The Technological Institute building was completed in 1941. Its sprawling design encouraged collaboration between departments.The Technological Institute building was completed in 1941. Its sprawling design encouraged collaboration between departments.
Industrialist Walter P. Murphy donated nearly $7 million to found the new Technological Institute at Northwestern.Industrialist Walter P. Murphy donated nearly $7 million to found the new Technological Institute at Northwestern.
In 1957, the university acquired its first mainframe computer, an IBM 650 located in Dearborn Observatory.In 1957, the university acquired its first mainframe computer, an IBM 650 located in Dearborn Observatory.

History

Established in 1909, the McCormick School of Engineering has always fostered a culture in which practical problem solving and innovation drive new initiatives, research discoveries, and superior education.

Here are some highlights from McCormick’s timeline:

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1909 – 1928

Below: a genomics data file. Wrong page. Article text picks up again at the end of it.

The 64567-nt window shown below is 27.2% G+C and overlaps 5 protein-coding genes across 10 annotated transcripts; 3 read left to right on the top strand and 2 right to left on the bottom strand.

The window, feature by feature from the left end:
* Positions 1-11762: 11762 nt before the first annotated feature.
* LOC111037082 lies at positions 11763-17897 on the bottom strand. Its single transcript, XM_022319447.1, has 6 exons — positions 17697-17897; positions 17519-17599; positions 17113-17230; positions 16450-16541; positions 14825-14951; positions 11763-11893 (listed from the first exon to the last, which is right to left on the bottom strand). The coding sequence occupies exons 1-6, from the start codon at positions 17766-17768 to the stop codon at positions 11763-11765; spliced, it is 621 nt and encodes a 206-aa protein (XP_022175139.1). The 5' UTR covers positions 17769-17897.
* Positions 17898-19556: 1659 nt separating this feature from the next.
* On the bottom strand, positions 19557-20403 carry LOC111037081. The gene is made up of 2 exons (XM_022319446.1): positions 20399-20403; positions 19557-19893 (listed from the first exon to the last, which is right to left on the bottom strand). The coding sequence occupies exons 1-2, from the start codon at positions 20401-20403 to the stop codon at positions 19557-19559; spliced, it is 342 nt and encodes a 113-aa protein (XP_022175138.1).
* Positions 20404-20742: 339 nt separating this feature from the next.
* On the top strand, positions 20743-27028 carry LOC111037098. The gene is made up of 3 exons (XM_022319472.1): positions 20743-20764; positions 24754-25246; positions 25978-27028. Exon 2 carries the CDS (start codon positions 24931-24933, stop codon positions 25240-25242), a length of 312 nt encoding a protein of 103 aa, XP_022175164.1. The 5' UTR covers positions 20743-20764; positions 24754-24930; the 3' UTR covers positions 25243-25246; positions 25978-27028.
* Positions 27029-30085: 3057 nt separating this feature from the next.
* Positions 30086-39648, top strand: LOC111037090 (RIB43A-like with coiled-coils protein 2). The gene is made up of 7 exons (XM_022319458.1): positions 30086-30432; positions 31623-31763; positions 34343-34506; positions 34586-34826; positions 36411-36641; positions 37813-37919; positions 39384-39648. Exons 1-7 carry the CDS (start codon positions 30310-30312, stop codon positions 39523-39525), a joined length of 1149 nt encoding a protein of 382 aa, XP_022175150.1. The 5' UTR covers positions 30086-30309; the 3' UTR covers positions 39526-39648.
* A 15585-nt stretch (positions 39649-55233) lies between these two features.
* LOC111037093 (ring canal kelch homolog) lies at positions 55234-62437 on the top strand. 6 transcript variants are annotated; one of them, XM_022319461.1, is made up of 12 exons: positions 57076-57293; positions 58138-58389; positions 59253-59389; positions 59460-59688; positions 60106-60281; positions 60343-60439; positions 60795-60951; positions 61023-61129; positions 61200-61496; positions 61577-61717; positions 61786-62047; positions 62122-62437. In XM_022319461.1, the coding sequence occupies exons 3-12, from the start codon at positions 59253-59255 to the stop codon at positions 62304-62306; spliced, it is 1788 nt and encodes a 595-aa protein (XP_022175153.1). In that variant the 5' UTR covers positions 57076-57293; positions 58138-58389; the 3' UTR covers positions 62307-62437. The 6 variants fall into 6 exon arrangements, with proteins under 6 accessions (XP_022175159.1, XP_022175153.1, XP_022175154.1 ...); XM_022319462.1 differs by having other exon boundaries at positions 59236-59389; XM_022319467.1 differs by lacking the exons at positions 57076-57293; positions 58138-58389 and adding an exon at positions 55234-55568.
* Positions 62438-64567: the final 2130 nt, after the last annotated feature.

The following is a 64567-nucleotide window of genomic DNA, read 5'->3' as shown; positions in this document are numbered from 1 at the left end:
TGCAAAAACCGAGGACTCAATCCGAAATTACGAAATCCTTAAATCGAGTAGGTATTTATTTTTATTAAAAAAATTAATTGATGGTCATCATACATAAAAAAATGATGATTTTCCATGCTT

• Under the direction of John Fillmore Hayford, formerly of the U.S. Coast and Geodedic Survey, the College of Engineering is dedicated in 1909 in the newly constructed Swift Hall on Northwestern’s Evanston campus.
  • The rigorous four- and five-year curriculum in either civil or mechanical-electrical engineering provides students with broad training in language and basic sciences, as well as professional and technical courses.
  • In 1925, the college is renamed the School of Engineering and has a full-time faculty of nine. An attempted merger with the Armour Institute on Chicago’s South Side is not successful.
  • In 1926-27, the Department of Civil Engineering is instituted. Bachelor of science degrees in engineering, mechanical engineering, and industrial engineering are established.

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1929 – 1948

  • The School of Engineering boasts an enrollment of 305, equal in size to peer programs at Harvard, Johns Hopkins, and Stanford.
  • During the Great Depression, enrollment numbers decline and the Engineering Council for Professional Development removes Northwestern’s accreditation due to the school's bias toward theoretical learning.